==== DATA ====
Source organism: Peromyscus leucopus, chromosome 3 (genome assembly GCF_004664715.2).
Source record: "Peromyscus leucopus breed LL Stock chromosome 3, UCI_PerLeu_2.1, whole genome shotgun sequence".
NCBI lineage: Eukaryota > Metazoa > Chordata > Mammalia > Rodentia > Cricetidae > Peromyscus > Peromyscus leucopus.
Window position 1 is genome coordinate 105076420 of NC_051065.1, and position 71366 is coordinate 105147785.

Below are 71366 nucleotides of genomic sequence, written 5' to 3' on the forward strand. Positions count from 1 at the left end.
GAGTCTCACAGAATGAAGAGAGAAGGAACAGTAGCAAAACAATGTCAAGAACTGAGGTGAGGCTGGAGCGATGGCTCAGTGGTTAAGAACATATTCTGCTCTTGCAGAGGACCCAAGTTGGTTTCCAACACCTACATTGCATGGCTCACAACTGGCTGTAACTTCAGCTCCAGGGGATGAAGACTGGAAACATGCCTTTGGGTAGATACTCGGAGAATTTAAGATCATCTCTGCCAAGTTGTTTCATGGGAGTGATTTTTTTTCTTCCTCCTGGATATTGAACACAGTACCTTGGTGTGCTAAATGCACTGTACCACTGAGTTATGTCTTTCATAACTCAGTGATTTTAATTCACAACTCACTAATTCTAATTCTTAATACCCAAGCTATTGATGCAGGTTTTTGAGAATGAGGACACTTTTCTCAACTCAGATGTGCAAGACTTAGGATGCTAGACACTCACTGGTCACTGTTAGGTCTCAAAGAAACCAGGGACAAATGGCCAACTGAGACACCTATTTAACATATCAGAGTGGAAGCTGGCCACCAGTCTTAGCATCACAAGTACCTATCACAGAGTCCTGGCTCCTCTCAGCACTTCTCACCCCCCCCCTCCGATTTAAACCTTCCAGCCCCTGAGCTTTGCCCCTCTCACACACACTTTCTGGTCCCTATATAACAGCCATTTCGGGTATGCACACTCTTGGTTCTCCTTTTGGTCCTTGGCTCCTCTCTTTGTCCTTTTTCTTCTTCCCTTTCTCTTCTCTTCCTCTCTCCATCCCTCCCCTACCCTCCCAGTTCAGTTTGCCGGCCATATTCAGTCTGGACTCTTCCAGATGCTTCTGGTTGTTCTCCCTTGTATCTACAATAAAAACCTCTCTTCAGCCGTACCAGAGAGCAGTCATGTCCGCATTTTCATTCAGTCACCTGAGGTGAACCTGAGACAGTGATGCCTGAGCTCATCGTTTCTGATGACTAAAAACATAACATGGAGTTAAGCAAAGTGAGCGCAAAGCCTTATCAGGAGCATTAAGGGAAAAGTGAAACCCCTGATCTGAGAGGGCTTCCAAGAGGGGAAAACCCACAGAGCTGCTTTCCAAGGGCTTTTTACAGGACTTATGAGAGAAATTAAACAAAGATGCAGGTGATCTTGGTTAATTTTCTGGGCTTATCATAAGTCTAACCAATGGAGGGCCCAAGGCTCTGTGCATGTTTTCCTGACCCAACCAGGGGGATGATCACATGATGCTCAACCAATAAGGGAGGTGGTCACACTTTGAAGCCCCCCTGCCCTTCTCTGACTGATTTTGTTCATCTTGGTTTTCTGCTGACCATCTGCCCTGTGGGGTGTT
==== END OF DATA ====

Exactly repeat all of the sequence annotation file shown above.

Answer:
Source organism: Peromyscus leucopus, chromosome 3 (genome assembly GCF_004664715.2).
Source record: "Peromyscus leucopus breed LL Stock chromosome 3, UCI_PerLeu_2.1, whole genome shotgun sequence".
NCBI lineage: Eukaryota > Metazoa > Chordata > Mammalia > Rodentia > Cricetidae > Peromyscus > Peromyscus leucopus.
Window position 1 is genome coordinate 105076420 of NC_051065.1, and position 71366 is coordinate 105147785.

Below are 71366 nucleotides of genomic sequence, written 5' to 3' on the forward strand. Positions count from 1 at the left end.
GAGTCTCACAGAATGAAGAGAGAAGGAACAGTAGCAAAACAATGTCAAGAACTGAGGTGAGGCTGGAGCGATGGCTCAGTGGTTAAGAACATATTCTGCTCTTGCAGAGGACCCAAGTTGGTTTCCAACACCTACATTGCATGGCTCACAACTGGCTGTAACTTCAGCTCCAGGGGATGAAGACTGGAAACATGCCTTTGGGTAGATACTCGGAGAATTTAAGATCATCTCTGCCAAGTTGTTTCATGGGAGTGATTTTTTTTCTTCCTCCTGGATATTGAACACAGTACCTTGGTGTGCTAAATGCACTGTACCACTGAGTTATGTCTTTCATAACTCAGTGATTTTAATTCACAACTCACTAATTCTAATTCTTAATACCCAAGCTATTGATGCAGGTTTTTGAGAATGAGGACACTTTTCTCAACTCAGATGTGCAAGACTTAGGATGCTAGACACTCACTGGTCACTGTTAGGTCTCAAAGAAACCAGGGACAAATGGCCAACTGAGACACCTATTTAACATATCAGAGTGGAAGCTGGCCACCAGTCTTAGCATCACAAGTACCTATCACAGAGTCCTGGCTCCTCTCAGCACTTCTCACCCCCCCCCTCCGATTTAAACCTTCCAGCCCCTGAGCTTTGCCCCTCTCACACACACTTTCTGGTCCCTATATAACAGCCATTTCGGGTATGCACACTCTTGGTTCTCCTTTTGGTCCTTGGCTCCTCTCTTTGTCCTTTTTCTTCTTCCCTTTCTCTTCTCTTCCTCTCTCCATCCCTCCCCTACCCTCCCAGTTCAGTTTGCCGGCCATATTCAGTCTGGACTCTTCCAGATGCTTCTGGTTGTTCTCCCTTGTATCTACAATAAAAACCTCTCTTCAGCCGTACCAGAGAGCAGTCATGTCCGCATTTTCATTCAGTCACCTGAGGTGAACCTGAGACAGTGATGCCTGAGCTCATCGTTTCTGATGACTAAAAACATAACATGGAGTTAAGCAAAGTGAGCGCAAAGCCTTATCAGGAGCATTAAGGGAAAAGTGAAACCCCTGATCTGAGAGGGCTTCCAAGAGGGGAAAACCCACAGAGCTGCTTTCCAAGGGCTTTTTACAGGACTTATGAGAGAAATTAAACAAAGATGCAGGTGATCTTGGTTAATTTTCTGGGCTTATCATAAGTCTAACCAATGGAGGGCCCAAGGCTCTGTGCATGTTTTCCTGACCCAACCAGGGGGATGATCACATGATGCTCAACCAATAAGGGAGGTGGTCACACTTTGAAGCCCCCCTGCCCTTCTCTGACTGATTTTGTTCATCTTGGTTTTCTGCTGACCATCTGCCCTGTGGGGTGTT